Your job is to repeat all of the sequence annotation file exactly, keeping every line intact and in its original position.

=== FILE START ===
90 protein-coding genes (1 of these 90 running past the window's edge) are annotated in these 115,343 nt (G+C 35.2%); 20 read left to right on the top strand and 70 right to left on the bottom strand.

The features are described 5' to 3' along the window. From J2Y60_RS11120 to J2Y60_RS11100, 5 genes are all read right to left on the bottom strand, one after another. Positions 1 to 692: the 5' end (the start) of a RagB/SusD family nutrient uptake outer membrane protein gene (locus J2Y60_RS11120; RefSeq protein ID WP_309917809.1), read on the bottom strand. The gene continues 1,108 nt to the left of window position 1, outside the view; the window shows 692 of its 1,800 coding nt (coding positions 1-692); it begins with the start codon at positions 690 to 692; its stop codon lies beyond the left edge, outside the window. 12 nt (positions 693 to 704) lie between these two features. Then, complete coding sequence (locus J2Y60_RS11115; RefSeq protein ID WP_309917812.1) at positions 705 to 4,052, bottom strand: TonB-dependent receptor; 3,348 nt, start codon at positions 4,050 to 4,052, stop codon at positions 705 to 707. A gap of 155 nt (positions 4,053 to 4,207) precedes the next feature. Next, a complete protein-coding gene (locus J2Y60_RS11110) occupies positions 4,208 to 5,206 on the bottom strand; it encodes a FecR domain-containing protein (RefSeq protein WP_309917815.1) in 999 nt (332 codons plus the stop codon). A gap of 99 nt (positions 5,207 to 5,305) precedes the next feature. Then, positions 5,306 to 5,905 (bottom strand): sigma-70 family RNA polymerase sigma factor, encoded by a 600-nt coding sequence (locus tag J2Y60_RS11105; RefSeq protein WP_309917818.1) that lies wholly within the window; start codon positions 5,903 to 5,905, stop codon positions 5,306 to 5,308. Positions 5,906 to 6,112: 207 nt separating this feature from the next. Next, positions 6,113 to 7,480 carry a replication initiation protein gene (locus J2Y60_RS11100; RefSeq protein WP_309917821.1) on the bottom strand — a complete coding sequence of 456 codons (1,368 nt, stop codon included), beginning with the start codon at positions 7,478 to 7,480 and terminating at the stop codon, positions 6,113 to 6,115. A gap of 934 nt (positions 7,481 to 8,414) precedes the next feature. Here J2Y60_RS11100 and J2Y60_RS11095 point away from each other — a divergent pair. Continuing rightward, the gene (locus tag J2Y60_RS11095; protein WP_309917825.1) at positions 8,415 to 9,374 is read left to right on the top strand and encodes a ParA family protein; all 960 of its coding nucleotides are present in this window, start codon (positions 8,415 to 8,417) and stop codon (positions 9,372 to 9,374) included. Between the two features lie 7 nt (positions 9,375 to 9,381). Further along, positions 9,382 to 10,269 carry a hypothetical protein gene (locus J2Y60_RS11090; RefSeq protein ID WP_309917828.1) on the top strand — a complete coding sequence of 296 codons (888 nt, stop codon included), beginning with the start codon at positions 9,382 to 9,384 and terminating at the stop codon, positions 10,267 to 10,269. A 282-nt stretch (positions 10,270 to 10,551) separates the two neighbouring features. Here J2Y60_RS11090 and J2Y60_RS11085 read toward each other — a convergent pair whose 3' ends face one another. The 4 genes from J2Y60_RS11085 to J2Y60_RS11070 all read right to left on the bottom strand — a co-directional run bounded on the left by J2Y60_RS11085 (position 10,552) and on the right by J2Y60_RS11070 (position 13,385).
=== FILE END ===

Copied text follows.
90 protein-coding genes (1 of these 90 running past the window's edge) are annotated in these 115,343 nt (G+C 35.2%); 20 read left to right on the top strand and 70 right to left on the bottom strand.

The features are described 5' to 3' along the window. From J2Y60_RS11120 to J2Y60_RS11100, 5 genes are all read right to left on the bottom strand, one after another. Positions 1 to 692: the 5' end (the start) of a RagB/SusD family nutrient uptake outer membrane protein gene (locus J2Y60_RS11120; RefSeq protein ID WP_309917809.1), read on the bottom strand. The gene continues 1,108 nt to the left of window position 1, outside the view; the window shows 692 of its 1,800 coding nt (coding positions 1-692); it begins with the start codon at positions 690 to 692; its stop codon lies beyond the left edge, outside the window. 12 nt (positions 693 to 704) lie between these two features. Then, complete coding sequence (locus J2Y60_RS11115; RefSeq protein ID WP_309917812.1) at positions 705 to 4,052, bottom strand: TonB-dependent receptor; 3,348 nt, start codon at positions 4,050 to 4,052, stop codon at positions 705 to 707. A gap of 155 nt (positions 4,053 to 4,207) precedes the next feature. Next, a complete protein-coding gene (locus J2Y60_RS11110) occupies positions 4,208 to 5,206 on the bottom strand; it encodes a FecR domain-containing protein (RefSeq protein WP_309917815.1) in 999 nt (332 codons plus the stop codon). A gap of 99 nt (positions 5,207 to 5,305) precedes the next feature. Then, positions 5,306 to 5,905 (bottom strand): sigma-70 family RNA polymerase sigma factor, encoded by a 600-nt coding sequence (locus tag J2Y60_RS11105; RefSeq protein WP_309917818.1) that lies wholly within the window; start codon positions 5,903 to 5,905, stop codon positions 5,306 to 5,308. Positions 5,906 to 6,112: 207 nt separating this feature from the next. Next, positions 6,113 to 7,480 carry a replication initiation protein gene (locus J2Y60_RS11100; RefSeq protein WP_309917821.1) on the bottom strand — a complete coding sequence of 456 codons (1,368 nt, stop codon included), beginning with the start codon at positions 7,478 to 7,480 and terminating at the stop codon, positions 6,113 to 6,115. A gap of 934 nt (positions 7,481 to 8,414) precedes the next feature. Here J2Y60_RS11100 and J2Y60_RS11095 point away from each other — a divergent pair. Continuing rightward, the gene (locus tag J2Y60_RS11095; protein WP_309917825.1) at positions 8,415 to 9,374 is read left to right on the top strand and encodes a ParA family protein; all 960 of its coding nucleotides are present in this window, start codon (positions 8,415 to 8,417) and stop codon (positions 9,372 to 9,374) included. Between the two features lie 7 nt (positions 9,375 to 9,381). Further along, positions 9,382 to 10,269 carry a hypothetical protein gene (locus J2Y60_RS11090; RefSeq protein ID WP_309917828.1) on the top strand — a complete coding sequence of 296 codons (888 nt, stop codon included), beginning with the start codon at positions 9,382 to 9,384 and terminating at the stop codon, positions 10,267 to 10,269. A 282-nt stretch (positions 10,270 to 10,551) separates the two neighbouring features. Here J2Y60_RS11090 and J2Y60_RS11085 read toward each other — a convergent pair whose 3' ends face one another. The 4 genes from J2Y60_RS11085 to J2Y60_RS11070 all read right to left on the bottom strand — a co-directional run bounded on the left by J2Y60_RS11085 (position 10,552) and on the right by J2Y60_RS11070 (position 13,385).